And, please, let me know who your favourite movie couples are.

Happy Valentine’s Day!

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10. WALL-E and EVE

WALL-E – 2008

Who would have thought a relationship between two robots who barely have any lines could be so moving? Pixar did, and they were right. Alone on a desolate Earth, waste disposal robot WALL-E falls head over wheels for shiny, sleek and sophisticated EVE when she arrives on a scouting mission. She’s not sure at first. WALL-E is a bit low-brow, and conversation is not his strong suit, but she is soon won over by his complete devotion to her. Not a dry eye in the house.

EVE: Name?
WALL-E: WALL-E.
EVE: WALL-E? EVE.
WALL-E: Eeeee… aah.
EVE: “EVE”! “EVE”!

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9. Mr. Stevens and Miss Kenton

The Remains of the Day – 1993

James Ivory’s adaptation of Kazuo Ishiguro’s novel revolves around the lives of the backroom staff at the home of Darlington Hall, England, during the build-up to World War II. Head butler Mr. Stevens (Anthony Hopkins) is absolutely dedicated to his work and his master, Lord Darlington, to the exclusion of all else. The arrival of a bright and headstrong new housekeeper Miss Kenton (Emma Thompson) stirs feelings in Mr. Stevens which are at complete odds with his rigid and professional demeanour. The unexpressed and unrealised relationship between them is utterly heartbreaking, propelled by career-best performances from both Hopkins and Thompson.

Mr. Stevens: Do you know what I am doing, Miss Kenton? I am placing my mind elsewhere while you chatter away.

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8. Alvy Singer and Annie Hall

Annie Hall – 1977

Woody Allen’s semi-autobiographical Annie Hall is almost a love letter to ex-girlfriend Diane Keaton (she was born Diane Hall and her nickname was Annie) which tries to explore just why relationships don’t always work out. Comedian Alvy and Singer Annie make an adorable couple, even if the cracks are there from the very beginning. Both are neurotic, both exist on the fringes of ‘normality’. They seem ideally suited to each other, but the things that make them ideal are the things that make the relationship doomed from the outset.

Annie Hall: So you wanna go into the movie or what?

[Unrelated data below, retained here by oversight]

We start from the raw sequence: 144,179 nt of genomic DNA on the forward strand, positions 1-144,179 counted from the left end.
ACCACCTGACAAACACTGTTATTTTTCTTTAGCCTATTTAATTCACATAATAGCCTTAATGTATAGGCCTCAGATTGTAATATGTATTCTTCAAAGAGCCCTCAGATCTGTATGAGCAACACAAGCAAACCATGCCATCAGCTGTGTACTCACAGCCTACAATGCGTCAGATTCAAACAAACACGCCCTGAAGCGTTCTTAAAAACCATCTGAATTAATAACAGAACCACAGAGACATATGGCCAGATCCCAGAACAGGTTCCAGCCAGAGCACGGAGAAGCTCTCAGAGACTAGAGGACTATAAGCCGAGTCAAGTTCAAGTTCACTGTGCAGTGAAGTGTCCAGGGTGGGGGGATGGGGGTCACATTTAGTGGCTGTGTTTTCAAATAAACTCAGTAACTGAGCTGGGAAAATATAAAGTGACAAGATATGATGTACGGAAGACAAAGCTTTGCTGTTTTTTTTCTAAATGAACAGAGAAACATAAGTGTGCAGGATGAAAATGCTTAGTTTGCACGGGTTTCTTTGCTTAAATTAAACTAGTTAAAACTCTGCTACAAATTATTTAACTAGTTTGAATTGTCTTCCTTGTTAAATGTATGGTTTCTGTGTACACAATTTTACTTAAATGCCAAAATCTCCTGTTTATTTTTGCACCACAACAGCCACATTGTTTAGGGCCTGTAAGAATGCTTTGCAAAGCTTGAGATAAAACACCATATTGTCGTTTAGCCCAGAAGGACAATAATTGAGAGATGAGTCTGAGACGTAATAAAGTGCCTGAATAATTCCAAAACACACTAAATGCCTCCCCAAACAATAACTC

Alvy Singer: No, I can’t go into a movie that’s already started, because I’m anal.
Annie Hall: That’s a polite word for what you are.

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7. Charlotte and Bob

Lost in Translation – 2003

Aging movie star Bob (Bill Murray) is stuck in Tokyo to film an advert for whiskey, but grateful to be away from his marriage and life. Young graduate Charlotte (Scarlett Johansson) is stuck there with her new husband, a photographer who is more interested in his work than his wife. When they meet at a hotel bar Bob and Charlotte connect through their combined alienation and detachment from their own lives. Sofia Coppola’s movie, filmed on the fly in Tokyo, creates a touching, heartbreaking relationship between the two most unlikely partners. Murray and Johansson have a palpable chemistry, despite the age difference, leaving you wishing for the impossible, just as they are.

Bob: I don’t want to leave.
Charlotte: So don’t. Stay here with me. We’ll start a jazz band.

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6. Joel Barish and Clementine Kruczynski

Eternal Sunshine of the Spotless Mind – 2004

Withdrawn and insecure Joel (Jim Carrey) strikes up an unlikely relationship with the emotionally unpredictable Clementine (Kate Winslet), both of them little realising that they are in fact former lovers who both went to Lacuna Inc. to have their memories of each other erased. Their relationship is revisited in Joel’s mind during the erasure, as he and Clementine struggle to hold on to each other. Eternal Sunshine of the Spotless Mind is a touching reminder that even the most volatile and self-destructive relationships can have something worth saving.

Clementine: This is it, Joel. It’s going to be gone soon.